I take umbrage at her suggestion that I just couldn't be bothered to call.
"If someone disagrees with him, he doesn't take umbrage. He treats all people alike, a colleague says. He's a listener." From an article by Fred Barnes in The Weekly Standard, December 31, 2012 January 7, 2013
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"Deare amber lockes gave umbrage to her face." This line from a poem by William Drummond, published in 1616, uses "umbrage" in its original sense of "shade or shadow," a meaning shared by its Latin source, "umbra." ("Umbella," the diminutive form of "umbra," means "a sunshade or parasol" in Latin and is an ancestor of our word "umbrella.") Beginning in the early 17th century, "umbrage" was also used to mean "a shadowy suggestion or semblance of something," as when Shakespeare, in Hamlet, wrote, "His semblable is his mirror, and who else would trace him, his umbrage, nothing more." In the same century, "umbrage" took on the pejorative senses "a shadow of suspicion cast on someone" and "displeasure, offense"; the latter is commonly used today in the phrases "give umbrage" or "take umbrage."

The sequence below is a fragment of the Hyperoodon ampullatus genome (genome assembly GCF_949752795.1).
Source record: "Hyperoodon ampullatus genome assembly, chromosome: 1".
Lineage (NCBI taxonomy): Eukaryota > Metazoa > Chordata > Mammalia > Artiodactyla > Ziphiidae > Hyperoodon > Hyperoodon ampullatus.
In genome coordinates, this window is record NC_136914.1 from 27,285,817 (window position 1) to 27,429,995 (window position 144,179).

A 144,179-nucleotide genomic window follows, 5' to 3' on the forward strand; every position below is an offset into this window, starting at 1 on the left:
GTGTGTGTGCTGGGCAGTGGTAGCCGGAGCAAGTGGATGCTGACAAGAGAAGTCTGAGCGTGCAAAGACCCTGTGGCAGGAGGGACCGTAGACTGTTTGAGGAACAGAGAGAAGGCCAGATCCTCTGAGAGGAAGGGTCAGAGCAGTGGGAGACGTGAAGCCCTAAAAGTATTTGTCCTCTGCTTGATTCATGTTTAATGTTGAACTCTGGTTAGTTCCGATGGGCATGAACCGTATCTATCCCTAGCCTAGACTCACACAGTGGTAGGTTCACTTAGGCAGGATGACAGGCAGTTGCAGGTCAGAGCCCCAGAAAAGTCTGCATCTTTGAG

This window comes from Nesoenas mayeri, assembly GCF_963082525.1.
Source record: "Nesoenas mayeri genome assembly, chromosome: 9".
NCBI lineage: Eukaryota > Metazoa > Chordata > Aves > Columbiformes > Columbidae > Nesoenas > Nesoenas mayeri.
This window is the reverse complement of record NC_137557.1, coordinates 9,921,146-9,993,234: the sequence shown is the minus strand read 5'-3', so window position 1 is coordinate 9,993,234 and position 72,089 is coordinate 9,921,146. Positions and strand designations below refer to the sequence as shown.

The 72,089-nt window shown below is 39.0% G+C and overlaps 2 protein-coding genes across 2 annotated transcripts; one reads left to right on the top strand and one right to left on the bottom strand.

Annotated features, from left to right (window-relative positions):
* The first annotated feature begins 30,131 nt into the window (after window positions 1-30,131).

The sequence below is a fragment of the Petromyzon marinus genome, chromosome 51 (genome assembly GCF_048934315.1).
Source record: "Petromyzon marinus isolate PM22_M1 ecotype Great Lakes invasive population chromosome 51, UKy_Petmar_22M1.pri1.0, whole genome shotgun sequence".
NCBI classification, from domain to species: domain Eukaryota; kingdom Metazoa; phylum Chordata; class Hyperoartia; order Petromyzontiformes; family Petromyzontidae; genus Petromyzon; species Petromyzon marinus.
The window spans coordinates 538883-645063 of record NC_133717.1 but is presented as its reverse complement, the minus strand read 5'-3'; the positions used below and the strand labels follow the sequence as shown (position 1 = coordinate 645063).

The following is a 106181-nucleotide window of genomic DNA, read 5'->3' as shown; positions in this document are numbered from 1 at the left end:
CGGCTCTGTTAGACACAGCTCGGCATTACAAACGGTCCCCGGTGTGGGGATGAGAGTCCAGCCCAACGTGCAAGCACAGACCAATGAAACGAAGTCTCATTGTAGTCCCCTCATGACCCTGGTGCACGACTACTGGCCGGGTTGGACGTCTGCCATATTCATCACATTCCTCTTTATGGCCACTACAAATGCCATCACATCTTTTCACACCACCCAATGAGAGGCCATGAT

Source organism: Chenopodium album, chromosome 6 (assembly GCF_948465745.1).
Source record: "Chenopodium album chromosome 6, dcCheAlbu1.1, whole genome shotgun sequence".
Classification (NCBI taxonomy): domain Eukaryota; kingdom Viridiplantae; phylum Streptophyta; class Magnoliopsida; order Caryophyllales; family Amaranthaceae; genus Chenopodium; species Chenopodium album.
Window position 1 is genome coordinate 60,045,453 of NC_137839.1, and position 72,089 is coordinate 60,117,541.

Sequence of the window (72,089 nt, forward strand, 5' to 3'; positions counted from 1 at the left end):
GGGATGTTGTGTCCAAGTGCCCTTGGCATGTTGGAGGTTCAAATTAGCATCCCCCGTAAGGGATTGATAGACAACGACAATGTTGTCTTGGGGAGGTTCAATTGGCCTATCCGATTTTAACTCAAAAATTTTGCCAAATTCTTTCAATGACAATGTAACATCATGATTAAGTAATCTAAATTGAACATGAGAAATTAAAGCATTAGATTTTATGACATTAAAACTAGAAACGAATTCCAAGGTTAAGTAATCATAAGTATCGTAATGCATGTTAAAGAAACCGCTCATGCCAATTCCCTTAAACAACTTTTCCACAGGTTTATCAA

Test Your Memory: What former Word of the Day begins with "h" and can refer to the dress characteristic of an occupation or occasion? The answer is
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